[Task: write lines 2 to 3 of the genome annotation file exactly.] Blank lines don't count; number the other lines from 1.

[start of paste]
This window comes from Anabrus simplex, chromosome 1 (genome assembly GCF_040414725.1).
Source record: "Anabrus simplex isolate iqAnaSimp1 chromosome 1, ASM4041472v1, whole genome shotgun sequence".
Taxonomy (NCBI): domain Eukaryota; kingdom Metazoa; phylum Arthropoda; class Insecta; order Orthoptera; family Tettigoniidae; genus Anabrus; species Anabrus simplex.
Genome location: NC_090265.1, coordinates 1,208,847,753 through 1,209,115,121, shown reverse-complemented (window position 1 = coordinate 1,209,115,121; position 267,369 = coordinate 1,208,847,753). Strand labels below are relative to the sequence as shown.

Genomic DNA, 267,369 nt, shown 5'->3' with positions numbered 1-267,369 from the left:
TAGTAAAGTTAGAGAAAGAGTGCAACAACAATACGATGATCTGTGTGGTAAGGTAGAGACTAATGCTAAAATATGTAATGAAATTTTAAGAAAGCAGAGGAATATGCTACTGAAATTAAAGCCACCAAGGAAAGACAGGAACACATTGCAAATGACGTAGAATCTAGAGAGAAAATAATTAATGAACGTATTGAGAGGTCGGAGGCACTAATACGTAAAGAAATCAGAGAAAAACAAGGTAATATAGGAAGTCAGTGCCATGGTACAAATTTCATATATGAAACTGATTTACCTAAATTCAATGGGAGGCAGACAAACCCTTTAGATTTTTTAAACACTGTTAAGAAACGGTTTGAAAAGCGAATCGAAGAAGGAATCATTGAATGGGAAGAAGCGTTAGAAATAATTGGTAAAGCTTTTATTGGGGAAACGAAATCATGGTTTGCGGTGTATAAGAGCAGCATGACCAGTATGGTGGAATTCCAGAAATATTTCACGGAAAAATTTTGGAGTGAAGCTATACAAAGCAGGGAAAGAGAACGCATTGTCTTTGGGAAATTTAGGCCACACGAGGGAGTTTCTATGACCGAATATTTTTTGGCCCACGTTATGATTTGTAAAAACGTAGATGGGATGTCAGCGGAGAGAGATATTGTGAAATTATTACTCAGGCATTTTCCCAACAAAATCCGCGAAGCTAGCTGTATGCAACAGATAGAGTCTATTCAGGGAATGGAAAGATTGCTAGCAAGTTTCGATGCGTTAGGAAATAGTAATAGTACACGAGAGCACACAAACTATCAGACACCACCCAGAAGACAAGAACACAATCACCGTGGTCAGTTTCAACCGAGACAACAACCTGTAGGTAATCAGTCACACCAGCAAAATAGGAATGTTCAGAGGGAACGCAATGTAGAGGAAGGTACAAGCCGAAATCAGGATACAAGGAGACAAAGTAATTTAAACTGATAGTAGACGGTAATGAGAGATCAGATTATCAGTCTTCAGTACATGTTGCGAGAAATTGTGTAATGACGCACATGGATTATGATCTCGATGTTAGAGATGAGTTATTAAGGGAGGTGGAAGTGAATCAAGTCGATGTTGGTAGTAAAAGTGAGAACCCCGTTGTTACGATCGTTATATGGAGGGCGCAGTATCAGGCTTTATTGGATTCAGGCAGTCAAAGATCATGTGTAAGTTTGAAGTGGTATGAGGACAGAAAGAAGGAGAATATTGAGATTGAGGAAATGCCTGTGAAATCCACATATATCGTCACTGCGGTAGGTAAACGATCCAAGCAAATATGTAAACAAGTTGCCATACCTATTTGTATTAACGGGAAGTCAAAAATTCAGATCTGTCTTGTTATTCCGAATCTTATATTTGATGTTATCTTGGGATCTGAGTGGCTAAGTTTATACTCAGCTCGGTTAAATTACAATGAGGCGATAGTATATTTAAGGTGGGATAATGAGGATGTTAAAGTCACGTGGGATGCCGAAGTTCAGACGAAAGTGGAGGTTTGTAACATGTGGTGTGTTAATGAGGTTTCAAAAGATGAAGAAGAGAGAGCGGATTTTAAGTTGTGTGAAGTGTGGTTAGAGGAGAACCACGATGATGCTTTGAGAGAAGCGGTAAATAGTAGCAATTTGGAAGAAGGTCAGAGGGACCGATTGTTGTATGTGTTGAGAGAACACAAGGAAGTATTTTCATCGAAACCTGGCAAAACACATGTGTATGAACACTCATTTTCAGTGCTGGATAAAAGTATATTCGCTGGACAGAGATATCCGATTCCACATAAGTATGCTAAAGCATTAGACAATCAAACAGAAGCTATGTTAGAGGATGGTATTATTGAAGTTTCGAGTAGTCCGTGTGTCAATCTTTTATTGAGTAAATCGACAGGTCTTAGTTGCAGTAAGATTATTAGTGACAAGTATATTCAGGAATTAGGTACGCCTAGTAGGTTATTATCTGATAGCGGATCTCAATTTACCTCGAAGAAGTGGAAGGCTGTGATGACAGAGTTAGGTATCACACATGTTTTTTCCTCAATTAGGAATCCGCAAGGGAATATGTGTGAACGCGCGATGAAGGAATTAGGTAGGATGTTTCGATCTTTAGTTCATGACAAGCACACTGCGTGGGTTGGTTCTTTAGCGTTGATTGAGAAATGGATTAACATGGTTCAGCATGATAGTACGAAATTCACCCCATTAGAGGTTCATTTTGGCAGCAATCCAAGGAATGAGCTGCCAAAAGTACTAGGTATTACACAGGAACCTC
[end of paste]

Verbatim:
Source record: "Anabrus simplex isolate iqAnaSimp1 chromosome 1, ASM4041472v1, whole genome shotgun sequence".
Taxonomy (NCBI): domain Eukaryota; kingdom Metazoa; phylum Arthropoda; class Insecta; order Orthoptera; family Tettigoniidae; genus Anabrus; species Anabrus simplex.